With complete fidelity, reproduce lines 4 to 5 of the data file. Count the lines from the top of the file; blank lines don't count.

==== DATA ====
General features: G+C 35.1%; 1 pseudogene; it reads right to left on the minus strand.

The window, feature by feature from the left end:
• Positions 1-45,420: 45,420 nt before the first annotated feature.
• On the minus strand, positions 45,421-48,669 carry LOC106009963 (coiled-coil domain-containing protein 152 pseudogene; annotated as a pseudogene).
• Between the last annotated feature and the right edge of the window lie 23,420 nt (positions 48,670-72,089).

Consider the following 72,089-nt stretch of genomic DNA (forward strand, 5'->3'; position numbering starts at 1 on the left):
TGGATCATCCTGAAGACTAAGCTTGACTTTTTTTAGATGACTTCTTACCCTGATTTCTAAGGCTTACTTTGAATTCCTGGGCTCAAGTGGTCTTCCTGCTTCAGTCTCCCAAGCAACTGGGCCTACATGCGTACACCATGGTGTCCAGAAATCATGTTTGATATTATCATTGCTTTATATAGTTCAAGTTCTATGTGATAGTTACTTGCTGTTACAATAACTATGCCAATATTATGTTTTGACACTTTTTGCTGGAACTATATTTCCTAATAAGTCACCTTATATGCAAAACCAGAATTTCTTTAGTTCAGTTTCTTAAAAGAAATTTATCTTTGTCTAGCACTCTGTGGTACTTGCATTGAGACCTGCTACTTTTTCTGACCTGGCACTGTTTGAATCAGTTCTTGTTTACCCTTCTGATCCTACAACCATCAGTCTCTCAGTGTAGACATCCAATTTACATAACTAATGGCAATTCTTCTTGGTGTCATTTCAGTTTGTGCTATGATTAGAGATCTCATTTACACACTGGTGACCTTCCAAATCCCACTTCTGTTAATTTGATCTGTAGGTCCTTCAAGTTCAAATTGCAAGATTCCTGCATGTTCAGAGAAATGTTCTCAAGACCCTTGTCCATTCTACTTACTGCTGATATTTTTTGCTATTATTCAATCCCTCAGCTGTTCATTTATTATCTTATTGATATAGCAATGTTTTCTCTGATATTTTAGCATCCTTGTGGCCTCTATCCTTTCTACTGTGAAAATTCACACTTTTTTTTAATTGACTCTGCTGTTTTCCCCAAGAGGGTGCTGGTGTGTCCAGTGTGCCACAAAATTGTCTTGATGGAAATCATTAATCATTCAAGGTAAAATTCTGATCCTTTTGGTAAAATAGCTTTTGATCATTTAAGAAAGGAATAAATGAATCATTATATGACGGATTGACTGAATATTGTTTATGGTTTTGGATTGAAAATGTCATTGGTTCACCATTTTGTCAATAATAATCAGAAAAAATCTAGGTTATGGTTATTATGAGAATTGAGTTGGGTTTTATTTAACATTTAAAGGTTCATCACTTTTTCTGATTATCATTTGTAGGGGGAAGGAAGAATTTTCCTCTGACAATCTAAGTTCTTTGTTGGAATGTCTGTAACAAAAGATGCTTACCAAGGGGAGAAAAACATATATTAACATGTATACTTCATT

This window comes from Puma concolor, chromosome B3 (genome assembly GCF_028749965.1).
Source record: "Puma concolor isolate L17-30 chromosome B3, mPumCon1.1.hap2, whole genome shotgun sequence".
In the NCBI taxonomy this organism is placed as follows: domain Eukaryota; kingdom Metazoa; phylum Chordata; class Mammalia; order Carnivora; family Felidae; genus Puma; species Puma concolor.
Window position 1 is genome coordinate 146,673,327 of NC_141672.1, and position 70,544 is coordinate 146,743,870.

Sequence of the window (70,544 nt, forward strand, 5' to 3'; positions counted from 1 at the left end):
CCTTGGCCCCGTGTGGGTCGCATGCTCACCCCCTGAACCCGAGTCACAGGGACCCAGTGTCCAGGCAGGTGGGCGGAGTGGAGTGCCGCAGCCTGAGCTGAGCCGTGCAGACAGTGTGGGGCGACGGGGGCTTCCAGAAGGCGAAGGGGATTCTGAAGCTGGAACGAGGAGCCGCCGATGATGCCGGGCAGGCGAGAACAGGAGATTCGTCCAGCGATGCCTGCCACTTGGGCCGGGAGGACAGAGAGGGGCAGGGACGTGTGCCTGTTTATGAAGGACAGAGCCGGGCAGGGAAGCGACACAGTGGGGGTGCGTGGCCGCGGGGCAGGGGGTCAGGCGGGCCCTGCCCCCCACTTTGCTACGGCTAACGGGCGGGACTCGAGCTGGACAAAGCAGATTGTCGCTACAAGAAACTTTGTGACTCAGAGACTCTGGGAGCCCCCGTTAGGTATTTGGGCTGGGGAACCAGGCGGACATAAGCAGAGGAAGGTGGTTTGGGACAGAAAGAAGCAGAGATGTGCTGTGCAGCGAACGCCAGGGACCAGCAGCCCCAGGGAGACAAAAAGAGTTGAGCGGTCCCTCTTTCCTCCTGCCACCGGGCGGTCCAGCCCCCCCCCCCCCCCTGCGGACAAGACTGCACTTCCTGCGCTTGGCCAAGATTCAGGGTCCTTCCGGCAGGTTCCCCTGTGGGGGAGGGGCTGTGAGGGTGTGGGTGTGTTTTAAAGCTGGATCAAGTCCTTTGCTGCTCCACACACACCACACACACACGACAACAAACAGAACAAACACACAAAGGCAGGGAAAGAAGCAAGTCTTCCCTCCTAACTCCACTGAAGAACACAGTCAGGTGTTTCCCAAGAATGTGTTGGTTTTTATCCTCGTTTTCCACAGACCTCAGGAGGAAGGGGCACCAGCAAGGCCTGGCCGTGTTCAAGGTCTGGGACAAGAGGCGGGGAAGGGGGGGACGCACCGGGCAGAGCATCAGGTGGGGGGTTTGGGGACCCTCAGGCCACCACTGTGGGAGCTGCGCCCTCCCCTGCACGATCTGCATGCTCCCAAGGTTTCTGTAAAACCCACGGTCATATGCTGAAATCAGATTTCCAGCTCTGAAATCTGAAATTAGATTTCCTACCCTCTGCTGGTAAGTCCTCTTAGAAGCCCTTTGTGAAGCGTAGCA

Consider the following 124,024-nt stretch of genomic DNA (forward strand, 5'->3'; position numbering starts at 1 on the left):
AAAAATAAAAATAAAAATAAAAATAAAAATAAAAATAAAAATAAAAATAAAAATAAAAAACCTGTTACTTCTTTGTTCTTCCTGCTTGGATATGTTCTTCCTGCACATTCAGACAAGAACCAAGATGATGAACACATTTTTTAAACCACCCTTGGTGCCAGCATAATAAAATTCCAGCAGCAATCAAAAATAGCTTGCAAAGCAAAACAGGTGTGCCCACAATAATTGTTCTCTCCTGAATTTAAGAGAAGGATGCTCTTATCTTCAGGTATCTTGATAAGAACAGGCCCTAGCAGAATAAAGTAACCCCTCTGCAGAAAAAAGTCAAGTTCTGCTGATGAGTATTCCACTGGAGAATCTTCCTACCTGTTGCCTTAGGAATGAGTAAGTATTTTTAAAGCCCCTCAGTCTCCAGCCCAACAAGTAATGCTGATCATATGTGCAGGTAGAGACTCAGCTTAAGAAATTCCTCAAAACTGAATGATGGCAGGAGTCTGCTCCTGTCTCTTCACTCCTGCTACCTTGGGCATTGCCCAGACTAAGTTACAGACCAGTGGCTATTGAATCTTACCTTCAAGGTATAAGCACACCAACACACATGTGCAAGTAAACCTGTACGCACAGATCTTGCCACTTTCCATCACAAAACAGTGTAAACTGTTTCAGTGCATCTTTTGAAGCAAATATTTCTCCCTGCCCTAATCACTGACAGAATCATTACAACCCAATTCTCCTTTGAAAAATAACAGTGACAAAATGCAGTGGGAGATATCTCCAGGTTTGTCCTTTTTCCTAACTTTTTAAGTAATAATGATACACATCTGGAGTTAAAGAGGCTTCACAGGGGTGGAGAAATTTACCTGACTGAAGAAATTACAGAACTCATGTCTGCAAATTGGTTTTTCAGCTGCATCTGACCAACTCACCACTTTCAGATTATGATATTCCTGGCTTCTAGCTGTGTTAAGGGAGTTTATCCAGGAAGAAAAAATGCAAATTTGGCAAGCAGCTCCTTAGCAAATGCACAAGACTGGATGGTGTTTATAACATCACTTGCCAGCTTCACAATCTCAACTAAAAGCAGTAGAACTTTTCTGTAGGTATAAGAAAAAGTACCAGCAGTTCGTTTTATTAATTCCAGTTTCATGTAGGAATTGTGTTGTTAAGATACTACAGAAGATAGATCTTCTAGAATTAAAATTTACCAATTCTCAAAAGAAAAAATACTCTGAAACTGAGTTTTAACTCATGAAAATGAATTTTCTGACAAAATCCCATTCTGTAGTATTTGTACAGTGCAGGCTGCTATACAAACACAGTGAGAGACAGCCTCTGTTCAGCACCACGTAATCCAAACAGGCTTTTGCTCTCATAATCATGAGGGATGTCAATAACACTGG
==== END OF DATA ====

• On the minus strand, positions 45,421-48,669 carry LOC106009963 (coiled-coil domain-containing protein 152 pseudogene; annotated as a pseudogene).
• Between the last annotated feature and the right edge of the window lie 23,420 nt (positions 48,670-72,089).